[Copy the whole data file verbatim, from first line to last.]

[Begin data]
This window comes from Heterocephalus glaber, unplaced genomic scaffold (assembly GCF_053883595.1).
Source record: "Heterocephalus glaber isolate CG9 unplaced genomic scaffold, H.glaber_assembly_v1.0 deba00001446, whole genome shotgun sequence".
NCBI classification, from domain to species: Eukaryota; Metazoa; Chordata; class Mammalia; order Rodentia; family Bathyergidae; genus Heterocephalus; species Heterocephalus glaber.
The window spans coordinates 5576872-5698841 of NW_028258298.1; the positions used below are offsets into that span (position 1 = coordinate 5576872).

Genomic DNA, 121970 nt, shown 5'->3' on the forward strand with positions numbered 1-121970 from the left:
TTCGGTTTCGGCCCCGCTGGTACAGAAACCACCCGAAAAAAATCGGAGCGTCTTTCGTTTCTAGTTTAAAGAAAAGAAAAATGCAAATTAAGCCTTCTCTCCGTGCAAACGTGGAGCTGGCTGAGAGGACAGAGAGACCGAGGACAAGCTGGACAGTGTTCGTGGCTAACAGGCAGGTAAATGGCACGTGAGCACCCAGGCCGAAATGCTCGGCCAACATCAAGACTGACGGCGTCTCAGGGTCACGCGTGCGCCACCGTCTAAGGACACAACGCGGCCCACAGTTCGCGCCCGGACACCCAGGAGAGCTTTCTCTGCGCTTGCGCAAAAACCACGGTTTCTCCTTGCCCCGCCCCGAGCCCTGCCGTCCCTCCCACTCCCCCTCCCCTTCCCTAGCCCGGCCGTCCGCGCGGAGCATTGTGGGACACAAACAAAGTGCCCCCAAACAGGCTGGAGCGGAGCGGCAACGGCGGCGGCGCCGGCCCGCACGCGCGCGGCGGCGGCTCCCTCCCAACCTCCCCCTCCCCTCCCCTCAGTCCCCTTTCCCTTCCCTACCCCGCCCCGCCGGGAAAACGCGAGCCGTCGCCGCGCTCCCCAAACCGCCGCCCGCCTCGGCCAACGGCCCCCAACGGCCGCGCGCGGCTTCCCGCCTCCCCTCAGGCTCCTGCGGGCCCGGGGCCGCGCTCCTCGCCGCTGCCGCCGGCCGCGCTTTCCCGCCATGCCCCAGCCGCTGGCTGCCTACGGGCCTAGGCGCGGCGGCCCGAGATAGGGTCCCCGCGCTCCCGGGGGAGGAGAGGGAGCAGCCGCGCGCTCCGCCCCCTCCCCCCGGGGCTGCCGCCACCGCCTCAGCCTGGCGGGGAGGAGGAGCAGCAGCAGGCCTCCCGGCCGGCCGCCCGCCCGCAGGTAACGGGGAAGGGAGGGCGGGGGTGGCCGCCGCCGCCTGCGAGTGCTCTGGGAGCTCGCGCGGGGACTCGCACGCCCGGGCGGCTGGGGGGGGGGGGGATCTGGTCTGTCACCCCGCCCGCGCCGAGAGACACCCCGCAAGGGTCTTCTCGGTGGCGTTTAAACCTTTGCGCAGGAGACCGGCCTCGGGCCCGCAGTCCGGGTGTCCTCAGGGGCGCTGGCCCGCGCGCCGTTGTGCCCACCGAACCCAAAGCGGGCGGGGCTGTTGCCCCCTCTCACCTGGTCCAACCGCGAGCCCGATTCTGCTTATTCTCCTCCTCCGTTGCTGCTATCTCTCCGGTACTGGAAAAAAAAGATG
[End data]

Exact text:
This window comes from Heterocephalus glaber, unplaced genomic scaffold (assembly GCF_053883595.1).
Source record: "Heterocephalus glaber isolate CG9 unplaced genomic scaffold, H.glaber_assembly_v1.0 deba00001446, whole genome shotgun sequence".
NCBI classification, from domain to species: Eukaryota; Metazoa; Chordata; class Mammalia; order Rodentia; family Bathyergidae; genus Heterocephalus; species Heterocephalus glaber.
The window spans coordinates 5576872-5698841 of NW_028258298.1; the positions used below are offsets into that span (position 1 = coordinate 5576872).

Genomic DNA, 121970 nt, shown 5'->3' on the forward strand with positions numbered 1-121970 from the left:
TTCGGTTTCGGCCCCGCTGGTACAGAAACCACCCGAAAAAAATCGGAGCGTCTTTCGTTTCTAGTTTAAAGAAAAGAAAAATGCAAATTAAGCCTTCTCTCCGTGCAAACGTGGAGCTGGCTGAGAGGACAGAGAGACCGAGGACAAGCTGGACAGTGTTCGTGGCTAACAGGCAGGTAAATGGCACGTGAGCACCCAGGCCGAAATGCTCGGCCAACATCAAGACTGACGGCGTCTCAGGGTCACGCGTGCGCCACCGTCTAAGGACACAACGCGGCCCACAGTTCGCGCCCGGACACCCAGGAGAGCTTTCTCTGCGCTTGCGCAAAAACCACGGTTTCTCCTTGCCCCGCCCCGAGCCCTGCCGTCCCTCCCACTCCCCCTCCCCTTCCCTAGCCCGGCCGTCCGCGCGGAGCATTGTGGGACACAAACAAAGTGCCCCCAAACAGGCTGGAGCGGAGCGGCAACGGCGGCGGCGCCGGCCCGCACGCGCGCGGCGGCGGCTCCCTCCCAACCTCCCCCTCCCCTCCCCTCAGTCCCCTTTCCCTTCCCTACCCCGCCCCGCCGGGAAAACGCGAGCCGTCGCCGCGCTCCCCAAACCGCCGCCCGCCTCGGCCAACGGCCCCCAACGGCCGCGCGCGGCTTCCCGCCTCCCCTCAGGCTCCTGCGGGCCCGGGGCCGCGCTCCTCGCCGCTGCCGCCGGCCGCGCTTTCCCGCCATGCCCCAGCCGCTGGCTGCCTACGGGCCTAGGCGCGGCGGCCCGAGATAGGGTCCCCGCGCTCCCGGGGGAGGAGAGGGAGCAGCCGCGCGCTCCGCCCCCTCCCCCCGGGGCTGCCGCCACCGCCTCAGCCTGGCGGGGAGGAGGAGCAGCAGCAGGCCTCCCGGCCGGCCGCCCGCCCGCAGGTAACGGGGAAGGGAGGGCGGGGGTGGCCGCCGCCGCCTGCGAGTGCTCTGGGAGCTCGCGCGGGGACTCGCACGCCCGGGCGGCTGGGGGGGGGGGGGATCTGGTCTGTCACCCCGCCCGCGCCGAGAGACACCCCGCAAGGGTCTTCTCGGTGGCGTTTAAACCTTTGCGCAGGAGACCGGCCTCGGGCCCGCAGTCCGGGTGTCCTCAGGGGCGCTGGCCCGCGCGCCGTTGTGCCCACCGAACCCAAAGCGGGCGGGGCTGTTGCCCCCTCTCACCTGGTCCAACCGCGAGCCCGATTCTGCTTATTCTCCTCCTCCGTTGCTGCTATCTCTCCGGTACTGGAAAAAAAAGATG